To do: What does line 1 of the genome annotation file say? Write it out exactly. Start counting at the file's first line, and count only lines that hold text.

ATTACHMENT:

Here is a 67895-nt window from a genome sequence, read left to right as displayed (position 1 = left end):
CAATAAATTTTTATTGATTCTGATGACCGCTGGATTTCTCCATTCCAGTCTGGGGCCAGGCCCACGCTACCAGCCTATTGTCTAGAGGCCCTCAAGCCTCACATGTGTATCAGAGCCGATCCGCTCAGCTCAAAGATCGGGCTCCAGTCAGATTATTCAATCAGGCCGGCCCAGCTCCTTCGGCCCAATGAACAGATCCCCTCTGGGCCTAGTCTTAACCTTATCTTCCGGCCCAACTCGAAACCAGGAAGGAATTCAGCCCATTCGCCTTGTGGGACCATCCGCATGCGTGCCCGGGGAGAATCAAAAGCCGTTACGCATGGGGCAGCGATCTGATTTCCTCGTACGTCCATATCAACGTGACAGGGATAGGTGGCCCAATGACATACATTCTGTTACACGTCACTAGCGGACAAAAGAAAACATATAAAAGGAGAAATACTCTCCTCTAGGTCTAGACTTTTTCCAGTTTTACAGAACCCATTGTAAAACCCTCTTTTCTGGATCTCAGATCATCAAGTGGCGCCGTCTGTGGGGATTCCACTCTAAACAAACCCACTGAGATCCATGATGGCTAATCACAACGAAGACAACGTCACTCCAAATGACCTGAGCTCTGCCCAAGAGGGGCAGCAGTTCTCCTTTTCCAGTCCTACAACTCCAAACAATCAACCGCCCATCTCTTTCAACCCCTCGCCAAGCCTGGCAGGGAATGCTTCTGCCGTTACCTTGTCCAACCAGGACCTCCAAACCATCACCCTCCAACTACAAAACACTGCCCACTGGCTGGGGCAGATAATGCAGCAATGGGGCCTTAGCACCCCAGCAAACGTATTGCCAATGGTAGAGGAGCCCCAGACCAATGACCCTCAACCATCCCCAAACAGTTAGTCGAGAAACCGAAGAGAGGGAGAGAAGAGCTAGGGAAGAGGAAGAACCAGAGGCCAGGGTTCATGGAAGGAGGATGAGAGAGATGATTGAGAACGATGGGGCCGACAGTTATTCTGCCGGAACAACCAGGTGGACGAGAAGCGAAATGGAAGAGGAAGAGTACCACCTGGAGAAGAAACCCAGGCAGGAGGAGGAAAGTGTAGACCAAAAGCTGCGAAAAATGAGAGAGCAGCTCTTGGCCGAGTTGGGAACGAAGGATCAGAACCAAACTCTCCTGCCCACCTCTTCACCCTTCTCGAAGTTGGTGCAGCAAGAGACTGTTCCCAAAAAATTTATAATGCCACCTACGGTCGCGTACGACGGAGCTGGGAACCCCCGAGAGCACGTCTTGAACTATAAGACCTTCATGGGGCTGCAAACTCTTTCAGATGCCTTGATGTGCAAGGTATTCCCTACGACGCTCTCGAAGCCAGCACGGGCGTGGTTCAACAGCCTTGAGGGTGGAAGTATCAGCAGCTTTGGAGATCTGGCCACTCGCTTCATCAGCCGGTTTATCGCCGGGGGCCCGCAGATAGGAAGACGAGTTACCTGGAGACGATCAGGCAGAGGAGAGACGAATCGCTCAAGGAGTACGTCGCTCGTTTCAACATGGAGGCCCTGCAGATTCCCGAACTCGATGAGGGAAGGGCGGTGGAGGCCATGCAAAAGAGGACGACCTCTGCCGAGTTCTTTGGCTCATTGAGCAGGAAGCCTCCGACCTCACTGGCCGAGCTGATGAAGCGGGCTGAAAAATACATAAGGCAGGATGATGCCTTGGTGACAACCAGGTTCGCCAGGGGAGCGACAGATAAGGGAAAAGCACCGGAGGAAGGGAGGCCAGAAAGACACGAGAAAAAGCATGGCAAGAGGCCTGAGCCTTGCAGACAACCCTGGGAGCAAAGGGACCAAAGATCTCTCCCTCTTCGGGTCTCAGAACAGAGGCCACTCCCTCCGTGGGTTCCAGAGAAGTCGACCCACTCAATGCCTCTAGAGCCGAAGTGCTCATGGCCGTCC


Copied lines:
Here is a 67895-nt window from a genome sequence, read left to right as displayed (position 1 = left end):